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This month’s reviews cover employment law, musings on the practice of law, taxation of trusts and estates, and a biography of John Mortimer.

This month’s reviews cover employment law, musings on the practice of law, taxation of trusts and estates, and a biography of John Mortimer.

Stewart’s Guide to Employment Law
Andrew Stewart, Stewart’s Guide to Employment Law, 2008, The Federation Press, pb $59.95.

The fact that the author’s name appears in the title of this book reflects his widely-acknowledged expertise in Australian labour law. Professor Stewart’s work is well-known to academics and law students in particular, with his highly-regarded book, Australian Labour Law, jointly authored with Breen Creighton, now in its 4th edition. That book, along with many others dealing with Australian employment law, is out of date as a result of the changes introduced by WorkChoices and the election of a Labor government with a new labour law agenda. These factors make the publication of a new up-to-date book very welcome.

Professor Stewart’s book provides a comprehensive overview of the principal aspects of Australia’s employment laws. All the important aspects are covered: the formation, content and termination of contracts of employment; awards and workplace agreements; the Fair Pay and Conditions Standard, leave standards and pay scales; and dispute resolution and industrial action. It also briefly deals with anti-discrimination and occupational health and safety laws, which are topics often left out of general employment law books. It clearly explains the transitional arrangements following the WorkChoices amendments and anticipates the impact of the changes to the law proposed by the new Labor government.

The complexity of Australian employment law has resulted principally from the sharing of regulation between the states and the Commonwealth, the nature of federal power and the massive changes to the role played by awards and individuals and collective agreements over the past two decades. Guide to Employment Lawcuts through this complexity and explains all the principal features of the law in a concise and eminently readable fashion. It also provides brief but insightful commentary and analyses of many key issues, such as casual employment and the developing good faith duty on employers.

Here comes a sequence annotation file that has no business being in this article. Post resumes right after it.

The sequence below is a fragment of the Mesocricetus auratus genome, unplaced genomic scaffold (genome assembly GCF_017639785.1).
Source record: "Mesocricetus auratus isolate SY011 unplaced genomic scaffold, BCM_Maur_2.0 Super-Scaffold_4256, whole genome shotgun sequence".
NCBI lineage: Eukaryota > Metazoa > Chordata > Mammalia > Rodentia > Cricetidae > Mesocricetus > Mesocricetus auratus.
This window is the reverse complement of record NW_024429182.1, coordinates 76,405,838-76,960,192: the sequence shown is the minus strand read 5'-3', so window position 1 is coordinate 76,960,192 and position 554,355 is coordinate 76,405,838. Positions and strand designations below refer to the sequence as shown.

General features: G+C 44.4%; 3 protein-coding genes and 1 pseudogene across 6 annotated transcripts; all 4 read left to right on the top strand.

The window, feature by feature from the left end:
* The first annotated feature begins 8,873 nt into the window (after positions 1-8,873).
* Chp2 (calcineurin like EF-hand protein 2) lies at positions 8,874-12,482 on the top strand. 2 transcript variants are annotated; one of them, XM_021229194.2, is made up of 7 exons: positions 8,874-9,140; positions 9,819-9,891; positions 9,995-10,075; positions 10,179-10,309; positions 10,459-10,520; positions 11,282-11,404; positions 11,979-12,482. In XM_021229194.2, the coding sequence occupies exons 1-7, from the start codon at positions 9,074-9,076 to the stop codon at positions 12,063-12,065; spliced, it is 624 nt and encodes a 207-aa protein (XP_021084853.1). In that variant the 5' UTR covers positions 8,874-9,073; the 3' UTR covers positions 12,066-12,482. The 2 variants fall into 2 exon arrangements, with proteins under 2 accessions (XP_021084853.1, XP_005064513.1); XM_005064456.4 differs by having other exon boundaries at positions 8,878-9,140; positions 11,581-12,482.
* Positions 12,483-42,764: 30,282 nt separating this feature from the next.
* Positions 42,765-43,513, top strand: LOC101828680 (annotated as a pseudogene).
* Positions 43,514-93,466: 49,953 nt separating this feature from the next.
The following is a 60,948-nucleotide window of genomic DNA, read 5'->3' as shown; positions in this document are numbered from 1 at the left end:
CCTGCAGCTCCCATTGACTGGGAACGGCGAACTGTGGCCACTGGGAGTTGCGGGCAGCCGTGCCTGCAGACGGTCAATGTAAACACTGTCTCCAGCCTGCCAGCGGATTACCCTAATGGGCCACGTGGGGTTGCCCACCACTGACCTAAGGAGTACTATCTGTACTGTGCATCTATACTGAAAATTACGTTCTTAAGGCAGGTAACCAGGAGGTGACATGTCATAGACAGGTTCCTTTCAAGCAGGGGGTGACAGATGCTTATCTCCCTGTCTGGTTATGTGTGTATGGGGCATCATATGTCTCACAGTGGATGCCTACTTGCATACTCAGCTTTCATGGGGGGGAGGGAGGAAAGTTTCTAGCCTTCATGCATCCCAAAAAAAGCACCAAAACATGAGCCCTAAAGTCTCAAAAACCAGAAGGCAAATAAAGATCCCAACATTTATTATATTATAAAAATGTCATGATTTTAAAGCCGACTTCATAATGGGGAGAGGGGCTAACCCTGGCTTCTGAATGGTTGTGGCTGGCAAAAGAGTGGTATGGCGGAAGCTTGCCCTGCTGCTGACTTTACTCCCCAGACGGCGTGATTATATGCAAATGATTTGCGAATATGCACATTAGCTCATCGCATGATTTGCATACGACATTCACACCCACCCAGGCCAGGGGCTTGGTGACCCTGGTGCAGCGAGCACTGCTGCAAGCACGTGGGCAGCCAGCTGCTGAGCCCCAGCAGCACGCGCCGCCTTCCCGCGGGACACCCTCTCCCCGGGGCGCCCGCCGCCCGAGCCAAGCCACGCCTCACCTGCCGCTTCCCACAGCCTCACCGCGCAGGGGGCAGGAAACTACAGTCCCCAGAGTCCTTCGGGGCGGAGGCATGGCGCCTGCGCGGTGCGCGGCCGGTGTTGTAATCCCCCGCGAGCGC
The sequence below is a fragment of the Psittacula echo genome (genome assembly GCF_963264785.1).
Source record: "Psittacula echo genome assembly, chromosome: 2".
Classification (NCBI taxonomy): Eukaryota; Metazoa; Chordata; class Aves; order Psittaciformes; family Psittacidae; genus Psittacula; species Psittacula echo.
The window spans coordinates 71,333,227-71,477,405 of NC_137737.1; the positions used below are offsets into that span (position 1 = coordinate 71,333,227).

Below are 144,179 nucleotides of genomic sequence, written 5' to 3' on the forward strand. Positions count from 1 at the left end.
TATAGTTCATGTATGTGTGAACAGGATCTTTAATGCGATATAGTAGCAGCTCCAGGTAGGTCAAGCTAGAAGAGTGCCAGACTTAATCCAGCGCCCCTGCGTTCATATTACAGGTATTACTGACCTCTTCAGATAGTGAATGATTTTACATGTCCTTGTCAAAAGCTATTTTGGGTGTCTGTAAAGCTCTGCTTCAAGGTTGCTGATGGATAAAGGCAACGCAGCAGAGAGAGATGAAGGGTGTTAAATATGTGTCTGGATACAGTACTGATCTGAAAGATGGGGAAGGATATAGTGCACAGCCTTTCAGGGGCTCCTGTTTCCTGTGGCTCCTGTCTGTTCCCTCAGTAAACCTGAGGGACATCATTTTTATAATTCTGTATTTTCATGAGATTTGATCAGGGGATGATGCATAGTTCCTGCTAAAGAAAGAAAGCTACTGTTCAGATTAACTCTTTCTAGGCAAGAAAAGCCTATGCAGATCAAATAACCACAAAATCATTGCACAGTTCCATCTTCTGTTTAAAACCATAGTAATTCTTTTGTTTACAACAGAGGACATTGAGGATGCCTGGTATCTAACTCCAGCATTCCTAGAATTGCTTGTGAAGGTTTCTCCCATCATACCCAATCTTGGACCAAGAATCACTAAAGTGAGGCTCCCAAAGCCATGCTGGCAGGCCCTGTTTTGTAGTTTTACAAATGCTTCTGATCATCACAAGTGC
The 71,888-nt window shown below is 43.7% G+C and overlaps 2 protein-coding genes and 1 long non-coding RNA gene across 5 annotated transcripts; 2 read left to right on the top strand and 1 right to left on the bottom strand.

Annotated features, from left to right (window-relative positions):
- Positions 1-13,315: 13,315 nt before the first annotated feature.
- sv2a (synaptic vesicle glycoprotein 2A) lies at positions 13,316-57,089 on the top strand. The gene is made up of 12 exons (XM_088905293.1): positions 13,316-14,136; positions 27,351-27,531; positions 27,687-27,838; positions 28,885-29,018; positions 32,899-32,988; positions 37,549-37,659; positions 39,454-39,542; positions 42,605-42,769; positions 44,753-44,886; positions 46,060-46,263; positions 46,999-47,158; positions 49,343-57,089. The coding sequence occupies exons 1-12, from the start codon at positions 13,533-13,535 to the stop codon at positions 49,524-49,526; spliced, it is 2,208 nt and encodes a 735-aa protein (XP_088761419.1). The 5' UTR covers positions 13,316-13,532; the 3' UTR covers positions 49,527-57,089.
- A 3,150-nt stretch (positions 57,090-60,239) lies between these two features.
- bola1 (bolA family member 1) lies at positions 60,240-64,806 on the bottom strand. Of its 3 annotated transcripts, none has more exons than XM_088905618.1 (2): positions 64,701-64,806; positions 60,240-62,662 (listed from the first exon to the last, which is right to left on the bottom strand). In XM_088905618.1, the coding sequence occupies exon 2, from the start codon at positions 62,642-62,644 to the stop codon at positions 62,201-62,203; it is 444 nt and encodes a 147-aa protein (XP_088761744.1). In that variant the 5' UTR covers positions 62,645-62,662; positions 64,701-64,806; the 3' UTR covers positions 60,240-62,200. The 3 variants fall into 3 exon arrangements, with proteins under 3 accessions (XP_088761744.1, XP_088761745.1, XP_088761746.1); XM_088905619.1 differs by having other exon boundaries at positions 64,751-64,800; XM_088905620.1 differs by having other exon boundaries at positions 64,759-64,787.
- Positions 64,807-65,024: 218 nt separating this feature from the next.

The book is clearly organised and well-presented. It dispenses with footnotes and a bibliography, making it less useful to readers who want to follow up some of the policy issues raised. There are, however, suggestions for further reading at the end of each chapter. This bookis highly recommended for anyone coming to this subject for the first time, or who needs to refresh their knowledge of this stimulating area of Australian law.

Karen Wheelwright
Faculty of Law, Monash University

The Making of a Lawyer
Geoffrey Gibson, The Making of a Lawyer: What they didn’t teach you at law school, 2008, Hardie Grant Books, hb $89.95.

Like its author, this book is intelligent, learned and eccentric. It is in some ways a summation of 40 years of the author’s experience in both practice of the law and the living of life. It is also an attempt to pass on to a younger generation of lawyers the author’s distilled wisdom, and an eclectic array of anecdotes about the law and a wide range of other human activities. When I went to the Bar, he warned me against two occupational hazards of barristers – pomposity and alcoholism. I don’t think that particular piece of advice appears in the book, but many others, equally worthwhile, do.

This book contains a series of discursions on legal method, reasoning and ethics. The author’s outlook is progressive in the sense that he thinks that the legal system can and should be changed for the better, yet conservative in the sense that he looks back to a (possibly mythical) golden past when legal writing was more direct, legal reasoning clearer and lawyers more interested in justice than money.

The prose style is clipped and concise – a hearkening back to the simplicity, clarity, elegance and short sentences of his hero Lord Denning. You may find parts of the book a little dense at first, but this is because it deals with some unashamedly hard concepts.

Among the most interesting and enjoyable sections are the pen portraits of the author’s judicial heroes Sir Owen Dixon, Lord Denning, Oliver Wendell Holmes and Mr Justice TW Smith. Also worth reading are his views about the modern litigation process (including the evils of oppressively large and expensive discovery and other interlocutory processes) and his general advice for lawyers.

This book would be more useful to young lawyers than many of the handbooks they are given. It also contains a good deal for slightly longer in the tooth practitioners.